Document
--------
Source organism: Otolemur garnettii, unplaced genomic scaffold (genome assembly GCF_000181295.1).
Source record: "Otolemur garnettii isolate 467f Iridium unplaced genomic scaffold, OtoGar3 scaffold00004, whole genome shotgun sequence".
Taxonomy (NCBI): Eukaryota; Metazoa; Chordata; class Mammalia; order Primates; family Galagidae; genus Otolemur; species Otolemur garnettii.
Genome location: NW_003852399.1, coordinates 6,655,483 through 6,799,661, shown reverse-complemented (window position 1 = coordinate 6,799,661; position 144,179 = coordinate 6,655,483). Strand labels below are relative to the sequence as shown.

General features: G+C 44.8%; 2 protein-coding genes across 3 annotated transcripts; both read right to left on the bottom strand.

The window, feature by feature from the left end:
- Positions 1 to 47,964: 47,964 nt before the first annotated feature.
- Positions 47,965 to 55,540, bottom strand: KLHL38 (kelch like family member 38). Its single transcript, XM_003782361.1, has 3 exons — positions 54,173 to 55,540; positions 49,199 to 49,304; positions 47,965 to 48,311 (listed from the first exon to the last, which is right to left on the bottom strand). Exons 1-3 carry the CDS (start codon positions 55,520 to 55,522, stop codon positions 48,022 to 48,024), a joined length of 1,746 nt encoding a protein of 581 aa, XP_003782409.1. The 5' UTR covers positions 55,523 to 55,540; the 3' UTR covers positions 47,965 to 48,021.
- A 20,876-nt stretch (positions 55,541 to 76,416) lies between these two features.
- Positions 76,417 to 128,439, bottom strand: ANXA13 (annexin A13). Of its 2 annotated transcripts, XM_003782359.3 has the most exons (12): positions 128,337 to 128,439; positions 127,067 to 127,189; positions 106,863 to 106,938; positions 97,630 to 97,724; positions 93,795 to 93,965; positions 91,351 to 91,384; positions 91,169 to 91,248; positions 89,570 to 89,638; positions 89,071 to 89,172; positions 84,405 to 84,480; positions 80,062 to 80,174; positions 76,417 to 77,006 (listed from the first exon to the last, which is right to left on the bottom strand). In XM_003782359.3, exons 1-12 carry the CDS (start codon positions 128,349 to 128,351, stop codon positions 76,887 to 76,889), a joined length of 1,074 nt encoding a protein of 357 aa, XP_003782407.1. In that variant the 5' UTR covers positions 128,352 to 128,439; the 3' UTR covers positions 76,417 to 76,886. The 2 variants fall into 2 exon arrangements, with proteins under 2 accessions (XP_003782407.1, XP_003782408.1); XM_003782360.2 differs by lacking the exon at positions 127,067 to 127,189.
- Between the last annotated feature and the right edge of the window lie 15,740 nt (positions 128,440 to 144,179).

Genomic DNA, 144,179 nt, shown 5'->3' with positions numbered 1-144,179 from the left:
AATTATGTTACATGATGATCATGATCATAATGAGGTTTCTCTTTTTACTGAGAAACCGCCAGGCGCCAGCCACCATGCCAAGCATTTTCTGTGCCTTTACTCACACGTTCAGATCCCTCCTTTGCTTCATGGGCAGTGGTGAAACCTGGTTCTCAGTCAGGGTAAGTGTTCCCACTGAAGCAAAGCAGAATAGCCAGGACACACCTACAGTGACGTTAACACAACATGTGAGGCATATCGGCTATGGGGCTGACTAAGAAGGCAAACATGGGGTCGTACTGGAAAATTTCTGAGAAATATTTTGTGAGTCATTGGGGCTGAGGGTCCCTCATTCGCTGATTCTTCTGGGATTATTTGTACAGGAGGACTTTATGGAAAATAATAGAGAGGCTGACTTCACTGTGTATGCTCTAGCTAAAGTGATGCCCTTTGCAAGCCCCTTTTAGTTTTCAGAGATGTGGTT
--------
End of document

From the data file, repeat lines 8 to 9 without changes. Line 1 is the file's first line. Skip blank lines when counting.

- Positions 47,965 to 55,540, bottom strand: KLHL38 (kelch like family member 38). Its single transcript, XM_003782361.1, has 3 exons — positions 54,173 to 55,540; positions 49,199 to 49,304; positions 47,965 to 48,311 (listed from the first exon to the last, which is right to left on the bottom strand). Exons 1-3 carry the CDS (start codon positions 55,520 to 55,522, stop codon positions 48,022 to 48,024), a joined length of 1,746 nt encoding a protein of 581 aa, XP_003782409.1. The 5' UTR covers positions 55,523 to 55,540; the 3' UTR covers positions 47,965 to 48,021.
- A 20,876-nt stretch (positions 55,541 to 76,416) lies between these two features.